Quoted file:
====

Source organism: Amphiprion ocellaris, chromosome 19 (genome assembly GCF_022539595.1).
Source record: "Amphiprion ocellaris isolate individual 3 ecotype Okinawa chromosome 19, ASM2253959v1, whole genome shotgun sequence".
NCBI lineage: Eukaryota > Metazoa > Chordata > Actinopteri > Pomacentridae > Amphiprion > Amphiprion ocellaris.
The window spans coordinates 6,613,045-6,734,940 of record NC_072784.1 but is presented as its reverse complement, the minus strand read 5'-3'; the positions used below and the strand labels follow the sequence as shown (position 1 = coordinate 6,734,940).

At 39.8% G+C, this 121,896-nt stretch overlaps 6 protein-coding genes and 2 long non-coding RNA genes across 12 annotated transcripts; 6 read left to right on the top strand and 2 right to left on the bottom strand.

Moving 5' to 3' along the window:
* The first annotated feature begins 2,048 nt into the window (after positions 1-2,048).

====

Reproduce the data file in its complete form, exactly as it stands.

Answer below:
Source organism: Amphiprion ocellaris, chromosome 19 (genome assembly GCF_022539595.1).
Source record: "Amphiprion ocellaris isolate individual 3 ecotype Okinawa chromosome 19, ASM2253959v1, whole genome shotgun sequence".
NCBI lineage: Eukaryota > Metazoa > Chordata > Actinopteri > Pomacentridae > Amphiprion > Amphiprion ocellaris.
The window spans coordinates 6,613,045-6,734,940 of record NC_072784.1 but is presented as its reverse complement, the minus strand read 5'-3'; the positions used below and the strand labels follow the sequence as shown (position 1 = coordinate 6,734,940).

At 39.8% G+C, this 121,896-nt stretch overlaps 6 protein-coding genes and 2 long non-coding RNA genes across 12 annotated transcripts; 6 read left to right on the top strand and 2 right to left on the bottom strand.

Moving 5' to 3' along the window:
* The first annotated feature begins 2,048 nt into the window (after positions 1-2,048).